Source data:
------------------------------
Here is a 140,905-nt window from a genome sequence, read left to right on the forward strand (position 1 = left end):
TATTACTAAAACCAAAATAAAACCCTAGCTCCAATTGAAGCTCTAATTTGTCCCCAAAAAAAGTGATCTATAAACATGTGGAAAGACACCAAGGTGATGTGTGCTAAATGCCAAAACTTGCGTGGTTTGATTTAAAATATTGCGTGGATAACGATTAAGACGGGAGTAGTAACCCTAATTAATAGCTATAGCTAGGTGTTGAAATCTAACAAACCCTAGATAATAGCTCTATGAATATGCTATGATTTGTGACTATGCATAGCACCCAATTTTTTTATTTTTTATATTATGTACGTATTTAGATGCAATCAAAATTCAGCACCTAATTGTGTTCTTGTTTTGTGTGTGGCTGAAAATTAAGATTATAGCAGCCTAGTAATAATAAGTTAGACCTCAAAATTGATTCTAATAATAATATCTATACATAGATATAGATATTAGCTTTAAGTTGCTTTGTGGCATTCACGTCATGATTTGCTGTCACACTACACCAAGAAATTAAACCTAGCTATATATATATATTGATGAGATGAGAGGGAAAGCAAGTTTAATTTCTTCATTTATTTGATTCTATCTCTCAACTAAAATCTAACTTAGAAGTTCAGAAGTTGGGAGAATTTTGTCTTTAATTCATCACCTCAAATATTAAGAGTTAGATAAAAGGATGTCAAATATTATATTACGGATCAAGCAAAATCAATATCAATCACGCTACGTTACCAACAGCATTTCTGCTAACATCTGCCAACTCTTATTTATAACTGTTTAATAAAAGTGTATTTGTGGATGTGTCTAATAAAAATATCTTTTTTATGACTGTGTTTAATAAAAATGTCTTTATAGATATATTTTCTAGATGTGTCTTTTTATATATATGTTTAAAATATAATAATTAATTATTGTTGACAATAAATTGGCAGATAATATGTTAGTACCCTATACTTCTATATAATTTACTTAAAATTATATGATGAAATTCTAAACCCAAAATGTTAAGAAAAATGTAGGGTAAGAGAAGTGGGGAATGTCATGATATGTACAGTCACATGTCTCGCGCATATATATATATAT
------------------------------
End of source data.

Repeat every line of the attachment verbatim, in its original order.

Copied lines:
Here is a 140,905-nt window from a genome sequence, read left to right on the forward strand (position 1 = left end):
TATTACTAAAACCAAAATAAAACCCTAGCTCCAATTGAAGCTCTAATTTGTCCCCAAAAAAAGTGATCTATAAACATGTGGAAAGACACCAAGGTGATGTGTGCTAAATGCCAAAACTTGCGTGGTTTGATTTAAAATATTGCGTGGATAACGATTAAGACGGGAGTAGTAACCCTAATTAATAGCTATAGCTAGGTGTTGAAATCTAACAAACCCTAGATAATAGCTCTATGAATATGCTATGATTTGTGACTATGCATAGCACCCAATTTTTTTATTTTTTATATTATGTACGTATTTAGATGCAATCAAAATTCAGCACCTAATTGTGTTCTTGTTTTGTGTGTGGCTGAAAATTAAGATTATAGCAGCCTAGTAATAATAAGTTAGACCTCAAAATTGATTCTAATAATAATATCTATACATAGATATAGATATTAGCTTTAAGTTGCTTTGTGGCATTCACGTCATGATTTGCTGTCACACTACACCAAGAAATTAAACCTAGCTATATATATATATTGATGAGATGAGAGGGAAAGCAAGTTTAATTTCTTCATTTATTTGATTCTATCTCTCAACTAAAATCTAACTTAGAAGTTCAGAAGTTGGGAGAATTTTGTCTTTAATTCATCACCTCAAATATTAAGAGTTAGATAAAAGGATGTCAAATATTATATTACGGATCAAGCAAAATCAATATCAATCACGCTACGTTACCAACAGCATTTCTGCTAACATCTGCCAACTCTTATTTATAACTGTTTAATAAAAGTGTATTTGTGGATGTGTCTAATAAAAATATCTTTTTTATGACTGTGTTTAATAAAAATGTCTTTATAGATATATTTTCTAGATGTGTCTTTTTATATATATGTTTAAAATATAATAATTAATTATTGTTGACAATAAATTGGCAGATAATATGTTAGTACCCTATACTTCTATATAATTTACTTAAAATTATATGATGAAATTCTAAACCCAAAATGTTAAGAAAAATGTAGGGTAAGAGAAGTGGGGAATGTCATGATATGTACAGTCACATGTCTCGCGCATATATATATATAT